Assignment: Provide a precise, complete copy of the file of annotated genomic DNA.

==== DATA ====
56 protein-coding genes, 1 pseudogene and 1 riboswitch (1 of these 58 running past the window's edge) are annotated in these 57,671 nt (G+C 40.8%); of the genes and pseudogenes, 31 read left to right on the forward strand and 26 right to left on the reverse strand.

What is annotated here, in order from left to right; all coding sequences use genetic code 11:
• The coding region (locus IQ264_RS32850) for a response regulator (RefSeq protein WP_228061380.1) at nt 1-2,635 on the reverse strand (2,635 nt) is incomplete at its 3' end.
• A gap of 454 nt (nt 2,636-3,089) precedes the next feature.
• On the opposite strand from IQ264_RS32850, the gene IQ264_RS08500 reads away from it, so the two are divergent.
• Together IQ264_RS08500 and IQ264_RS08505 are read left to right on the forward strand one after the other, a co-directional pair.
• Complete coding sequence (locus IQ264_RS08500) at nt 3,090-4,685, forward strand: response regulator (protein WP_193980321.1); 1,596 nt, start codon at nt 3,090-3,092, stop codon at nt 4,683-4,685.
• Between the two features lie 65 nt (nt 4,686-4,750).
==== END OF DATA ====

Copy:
56 protein-coding genes, 1 pseudogene and 1 riboswitch (1 of these 58 running past the window's edge) are annotated in these 57,671 nt (G+C 40.8%); of the genes and pseudogenes, 31 read left to right on the forward strand and 26 right to left on the reverse strand.

What is annotated here, in order from left to right; all coding sequences use genetic code 11:
• The coding region (locus IQ264_RS32850) for a response regulator (RefSeq protein WP_228061380.1) at nt 1-2,635 on the reverse strand (2,635 nt) is incomplete at its 3' end.
• A gap of 454 nt (nt 2,636-3,089) precedes the next feature.
• On the opposite strand from IQ264_RS32850, the gene IQ264_RS08500 reads away from it, so the two are divergent.
• Together IQ264_RS08500 and IQ264_RS08505 are read left to right on the forward strand one after the other, a co-directional pair.
• Complete coding sequence (locus IQ264_RS08500) at nt 3,090-4,685, forward strand: response regulator (protein WP_193980321.1); 1,596 nt, start codon at nt 3,090-3,092, stop codon at nt 4,683-4,685.
• Between the two features lie 65 nt (nt 4,686-4,750).